8th International Nannoplankton Association Conference
Christine Höll, Helmut Willems:
For the possible use of calcareous dinoflagellates in palaeoecological analyses, it is important to determine the relationship between cyst production and abiotic factors such as temperature. The effect of different temperatures on culture growth and cyst production was tested on different marine calcareous dinoflagellates in laboratory experiments. The species Sphaerodinella albatrosiana, Sphaerodinella tuberosa and Orthopithonella granifera have been chosen for the investigation, since they often dominate the calcareous dinoflagellate cyst association in oceanic regions during modern and Late Quaternary times. The isolates of the used strains were collected in the Atlantic Ocean. A temperature gradient box (TGB), which allows the simultaneous testing of a wide range of temperatures on phytoplankton, was used for the experiments. Different strains of S. albatrosiana, S. tuberosa and O. granifera were cultured in the TGB at temperatures ranging from 6°C to 33°C. When possible, each culture was present twice in the TGB; on one row, measurements were carried out (mixed cultures), the other row stayed resting (unmixed) for the duration of the experiment.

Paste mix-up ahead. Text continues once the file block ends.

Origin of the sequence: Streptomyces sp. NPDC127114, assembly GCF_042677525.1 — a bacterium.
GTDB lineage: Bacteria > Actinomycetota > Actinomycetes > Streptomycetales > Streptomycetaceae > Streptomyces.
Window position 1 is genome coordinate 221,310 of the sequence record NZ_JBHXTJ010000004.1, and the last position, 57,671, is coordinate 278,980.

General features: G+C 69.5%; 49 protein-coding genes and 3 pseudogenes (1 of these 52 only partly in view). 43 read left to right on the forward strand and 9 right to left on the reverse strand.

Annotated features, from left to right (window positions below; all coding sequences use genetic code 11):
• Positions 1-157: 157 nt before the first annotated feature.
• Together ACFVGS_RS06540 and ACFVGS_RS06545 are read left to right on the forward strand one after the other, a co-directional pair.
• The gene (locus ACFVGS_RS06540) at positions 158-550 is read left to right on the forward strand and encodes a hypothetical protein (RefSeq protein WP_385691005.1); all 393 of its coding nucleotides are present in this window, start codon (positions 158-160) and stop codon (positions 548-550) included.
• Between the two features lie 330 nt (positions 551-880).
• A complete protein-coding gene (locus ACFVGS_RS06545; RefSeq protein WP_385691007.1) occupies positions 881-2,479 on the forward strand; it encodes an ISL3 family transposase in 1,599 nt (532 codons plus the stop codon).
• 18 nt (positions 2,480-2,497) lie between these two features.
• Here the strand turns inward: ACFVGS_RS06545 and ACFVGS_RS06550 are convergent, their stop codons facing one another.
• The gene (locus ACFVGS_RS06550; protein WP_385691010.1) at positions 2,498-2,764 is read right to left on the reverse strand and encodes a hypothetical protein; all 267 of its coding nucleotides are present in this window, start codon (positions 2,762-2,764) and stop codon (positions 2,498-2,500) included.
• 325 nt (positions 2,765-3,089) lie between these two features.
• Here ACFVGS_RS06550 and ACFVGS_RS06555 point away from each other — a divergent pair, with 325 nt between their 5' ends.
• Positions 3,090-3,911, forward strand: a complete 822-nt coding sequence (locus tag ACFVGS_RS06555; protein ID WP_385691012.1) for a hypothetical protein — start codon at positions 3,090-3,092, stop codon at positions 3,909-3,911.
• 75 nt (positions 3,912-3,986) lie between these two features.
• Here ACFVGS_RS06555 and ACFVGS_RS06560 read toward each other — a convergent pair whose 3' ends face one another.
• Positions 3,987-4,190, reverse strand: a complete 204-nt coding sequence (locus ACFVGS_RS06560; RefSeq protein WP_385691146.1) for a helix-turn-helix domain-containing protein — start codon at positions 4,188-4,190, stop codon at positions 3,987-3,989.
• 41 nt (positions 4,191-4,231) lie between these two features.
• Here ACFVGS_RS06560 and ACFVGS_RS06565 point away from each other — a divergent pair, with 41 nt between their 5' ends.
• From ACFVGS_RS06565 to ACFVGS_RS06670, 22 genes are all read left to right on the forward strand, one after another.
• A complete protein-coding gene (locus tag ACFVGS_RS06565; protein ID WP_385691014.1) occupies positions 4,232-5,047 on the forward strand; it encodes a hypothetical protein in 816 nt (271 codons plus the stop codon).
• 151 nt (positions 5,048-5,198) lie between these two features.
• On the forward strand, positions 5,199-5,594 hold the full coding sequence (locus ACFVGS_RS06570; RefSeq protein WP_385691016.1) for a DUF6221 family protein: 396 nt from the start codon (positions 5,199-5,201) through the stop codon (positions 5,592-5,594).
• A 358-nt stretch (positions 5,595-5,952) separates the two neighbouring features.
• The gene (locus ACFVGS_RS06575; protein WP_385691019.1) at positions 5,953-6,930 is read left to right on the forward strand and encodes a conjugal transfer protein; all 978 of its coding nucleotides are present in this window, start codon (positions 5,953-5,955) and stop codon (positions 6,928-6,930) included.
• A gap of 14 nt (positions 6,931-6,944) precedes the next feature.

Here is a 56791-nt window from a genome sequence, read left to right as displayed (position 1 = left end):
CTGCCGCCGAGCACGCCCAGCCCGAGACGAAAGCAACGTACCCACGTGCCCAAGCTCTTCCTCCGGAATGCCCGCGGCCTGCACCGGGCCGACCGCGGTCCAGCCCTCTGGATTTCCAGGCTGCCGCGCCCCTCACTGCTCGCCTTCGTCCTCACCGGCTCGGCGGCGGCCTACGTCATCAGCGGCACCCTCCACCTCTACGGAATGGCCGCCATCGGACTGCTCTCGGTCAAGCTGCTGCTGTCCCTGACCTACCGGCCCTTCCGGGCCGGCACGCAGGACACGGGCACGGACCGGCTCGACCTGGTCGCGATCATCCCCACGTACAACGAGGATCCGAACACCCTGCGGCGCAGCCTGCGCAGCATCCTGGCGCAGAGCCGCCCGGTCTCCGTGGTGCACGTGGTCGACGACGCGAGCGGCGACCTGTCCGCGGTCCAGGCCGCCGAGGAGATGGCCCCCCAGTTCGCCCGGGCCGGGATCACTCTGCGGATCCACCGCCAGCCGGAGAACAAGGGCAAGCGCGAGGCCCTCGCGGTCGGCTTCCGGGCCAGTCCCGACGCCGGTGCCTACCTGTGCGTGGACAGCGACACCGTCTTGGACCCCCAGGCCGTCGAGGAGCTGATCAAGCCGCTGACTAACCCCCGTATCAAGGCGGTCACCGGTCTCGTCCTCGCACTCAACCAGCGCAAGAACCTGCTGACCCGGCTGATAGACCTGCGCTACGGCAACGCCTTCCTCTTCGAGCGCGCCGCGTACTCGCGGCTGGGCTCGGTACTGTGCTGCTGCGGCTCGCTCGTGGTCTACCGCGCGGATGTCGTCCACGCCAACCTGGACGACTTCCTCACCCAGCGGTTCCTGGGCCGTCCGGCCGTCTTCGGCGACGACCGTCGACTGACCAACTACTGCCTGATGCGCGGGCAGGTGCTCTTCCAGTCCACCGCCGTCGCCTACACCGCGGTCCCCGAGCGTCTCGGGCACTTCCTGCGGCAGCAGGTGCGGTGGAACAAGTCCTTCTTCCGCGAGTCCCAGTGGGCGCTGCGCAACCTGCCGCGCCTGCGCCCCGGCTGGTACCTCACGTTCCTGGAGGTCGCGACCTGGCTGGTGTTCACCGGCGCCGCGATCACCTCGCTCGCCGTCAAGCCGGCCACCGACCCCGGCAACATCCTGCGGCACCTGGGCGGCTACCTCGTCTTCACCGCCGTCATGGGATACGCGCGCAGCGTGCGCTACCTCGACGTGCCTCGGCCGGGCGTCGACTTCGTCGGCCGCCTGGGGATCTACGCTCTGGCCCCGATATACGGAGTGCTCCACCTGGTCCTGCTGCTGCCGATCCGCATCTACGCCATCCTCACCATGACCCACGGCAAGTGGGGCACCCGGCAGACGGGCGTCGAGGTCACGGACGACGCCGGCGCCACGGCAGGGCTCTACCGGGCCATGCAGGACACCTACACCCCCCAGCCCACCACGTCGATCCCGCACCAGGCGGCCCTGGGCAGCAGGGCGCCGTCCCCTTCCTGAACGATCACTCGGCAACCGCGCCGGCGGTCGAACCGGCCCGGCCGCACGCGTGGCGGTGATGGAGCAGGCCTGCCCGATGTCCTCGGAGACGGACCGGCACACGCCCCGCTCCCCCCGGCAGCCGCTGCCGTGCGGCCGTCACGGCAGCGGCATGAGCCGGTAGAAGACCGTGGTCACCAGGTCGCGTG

All investigated species grew in a similar temperature range, although differences were obvious between the single species. When counting the cysts, different calcification degrees were distinguished. Special attention was given to the well-calcified cysts, as they are assumed to be fossilisable.
The examined species form well-calcified cysts mainly in the temperature range from 14°C to 30°C, with clear differences between each species. Especially striking is that the formation of well-calcified cysts in all three species is two times higher in the unmixed cultures compared to the mixed ones.
The results of the laboratory experiments suggest the presence of the fossilisable well-calcified cysts of the investigated species in warm regions of the oceans, possibly in greater amounts where the upper water-column is less turbulent.
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